The New York University College Experience

The tutors behind Varsity Tutors are not just here to teach – they’re sharing their college experiences as well. Adrianna is a Cincinnati tutor and 2013 graduate of New York University. She tutors several subjects, specializing in Elementary Math tutoring, French tutoring, and Reading tutoring. Check out what Adrianna had to say about her time at New York University:

VT: Describe the campus setting and transportation options. How urban or rural is the campus? Did you feel safe on campus? Are there buses or do you need a car/bike?

Adrianna: New York University is definitely an urban campus, as most of its buildings are in the heart of Manhattan’s Greenwich Village. That does not mean it is unsafe, however. Walking between the dorms, library, and dining halls at all hours of the night, I never felt unsafe. Just use common sense like you would in any situation, and you will have nothing to worry about. New York University does offer shuttle buses that run on a schedule throughout the day and night. You can also make use of the school’s rental bikes, or the city’s Citi Bike program. Walking, or taking the city’s subway or buses, is also perfectly safe – and sometimes more reliable!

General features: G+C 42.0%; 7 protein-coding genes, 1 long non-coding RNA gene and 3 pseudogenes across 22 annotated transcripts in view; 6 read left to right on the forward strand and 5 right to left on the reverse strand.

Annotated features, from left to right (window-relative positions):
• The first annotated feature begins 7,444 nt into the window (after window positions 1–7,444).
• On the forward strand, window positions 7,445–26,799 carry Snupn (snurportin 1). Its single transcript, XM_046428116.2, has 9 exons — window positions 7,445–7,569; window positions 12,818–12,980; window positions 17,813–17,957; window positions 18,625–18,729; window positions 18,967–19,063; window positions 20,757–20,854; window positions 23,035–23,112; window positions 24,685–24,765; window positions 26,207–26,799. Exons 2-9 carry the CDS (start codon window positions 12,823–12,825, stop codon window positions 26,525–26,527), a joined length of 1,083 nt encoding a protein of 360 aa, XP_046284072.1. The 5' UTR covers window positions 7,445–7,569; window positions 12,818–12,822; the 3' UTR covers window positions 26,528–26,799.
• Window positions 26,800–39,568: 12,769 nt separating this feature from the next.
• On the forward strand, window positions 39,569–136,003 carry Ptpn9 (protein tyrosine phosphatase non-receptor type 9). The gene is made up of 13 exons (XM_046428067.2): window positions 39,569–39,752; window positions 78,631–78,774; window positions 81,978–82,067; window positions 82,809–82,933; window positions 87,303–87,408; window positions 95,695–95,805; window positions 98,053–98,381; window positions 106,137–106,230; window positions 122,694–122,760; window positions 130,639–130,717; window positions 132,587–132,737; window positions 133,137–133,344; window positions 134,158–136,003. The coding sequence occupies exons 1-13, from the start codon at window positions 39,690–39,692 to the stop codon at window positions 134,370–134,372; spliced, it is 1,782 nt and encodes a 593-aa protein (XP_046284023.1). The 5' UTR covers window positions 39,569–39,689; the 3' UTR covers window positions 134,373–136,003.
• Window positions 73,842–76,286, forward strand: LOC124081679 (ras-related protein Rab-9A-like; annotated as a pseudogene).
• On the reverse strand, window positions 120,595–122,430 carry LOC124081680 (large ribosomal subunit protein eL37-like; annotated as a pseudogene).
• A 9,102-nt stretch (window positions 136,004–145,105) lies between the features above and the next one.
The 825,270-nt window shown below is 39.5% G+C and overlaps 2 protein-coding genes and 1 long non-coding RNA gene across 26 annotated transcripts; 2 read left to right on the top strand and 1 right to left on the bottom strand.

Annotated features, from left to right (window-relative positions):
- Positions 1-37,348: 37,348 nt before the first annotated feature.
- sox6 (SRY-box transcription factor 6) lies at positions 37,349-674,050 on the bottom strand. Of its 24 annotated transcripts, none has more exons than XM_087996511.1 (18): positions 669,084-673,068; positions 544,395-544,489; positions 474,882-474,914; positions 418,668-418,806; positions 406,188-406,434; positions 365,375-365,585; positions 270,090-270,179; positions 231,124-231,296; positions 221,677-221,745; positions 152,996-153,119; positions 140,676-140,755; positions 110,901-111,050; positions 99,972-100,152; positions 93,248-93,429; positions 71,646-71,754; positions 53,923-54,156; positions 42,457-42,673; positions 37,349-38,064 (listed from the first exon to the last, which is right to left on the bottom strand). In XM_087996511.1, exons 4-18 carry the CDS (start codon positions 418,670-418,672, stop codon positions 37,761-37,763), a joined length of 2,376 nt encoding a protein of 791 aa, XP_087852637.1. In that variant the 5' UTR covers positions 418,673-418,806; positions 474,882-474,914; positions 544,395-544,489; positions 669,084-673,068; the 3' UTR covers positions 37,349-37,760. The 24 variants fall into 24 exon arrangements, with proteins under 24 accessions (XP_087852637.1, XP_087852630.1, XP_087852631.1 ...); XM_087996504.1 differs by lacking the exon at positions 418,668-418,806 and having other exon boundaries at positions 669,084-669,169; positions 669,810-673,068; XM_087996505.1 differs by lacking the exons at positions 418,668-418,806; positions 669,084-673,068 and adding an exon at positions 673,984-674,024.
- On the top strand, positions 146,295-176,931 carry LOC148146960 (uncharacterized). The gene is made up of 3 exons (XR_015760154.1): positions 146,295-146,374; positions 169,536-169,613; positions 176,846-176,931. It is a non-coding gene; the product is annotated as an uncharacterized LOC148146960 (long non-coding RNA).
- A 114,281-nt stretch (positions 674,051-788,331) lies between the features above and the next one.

VT: How available are the professors, academic advisers, and teaching assistants?

Adrianna: I never had any trouble getting in touch with professors or advisers when I needed to. In fact, some of them were more reliable about keeping meetings than I was! This varies from program to program, but I have definitely heard more positive than negative feedback about students getting the help they need. Remember: your professors and advisers want you to succeed! Take advantage of their office hours, and schedule meetings whenever you can to discuss how you are doing. I promise, it makes all the difference! You will be more engaged in your education, and if you do find yourself in a rough patch, professors and advisers will be much more understanding if they know you well and understand what you are going through!

VT: How would you describe the dorm life – rooms, dining options, location, socialization opportunities with other students?

Adrianna: New York University is very different from more traditional colleges in a lot of ways, and dorms and dining are among the most stark differences. For starters, there are no communal bathrooms in any of the dorms. Most of them have a kitchen area. They are also the nicest apartments you are likely to ever have in New York City. This is a blessing and a curse – definitely enjoy it while you can, but do not expect your first off-campus apartment to be as nice as your dorm, unless you are prepared to pay sky-high rent! There are plenty of opportunities to socialize with other students, but because the university is so large, you have to do some of the legwork. Meet people on your floor, in your hall council, in classes, in one of the hundreds of clubs and societies, or out on the lawn in Washington Square Park! But one of the best things you can do is to get out in the city and make friends outside of school!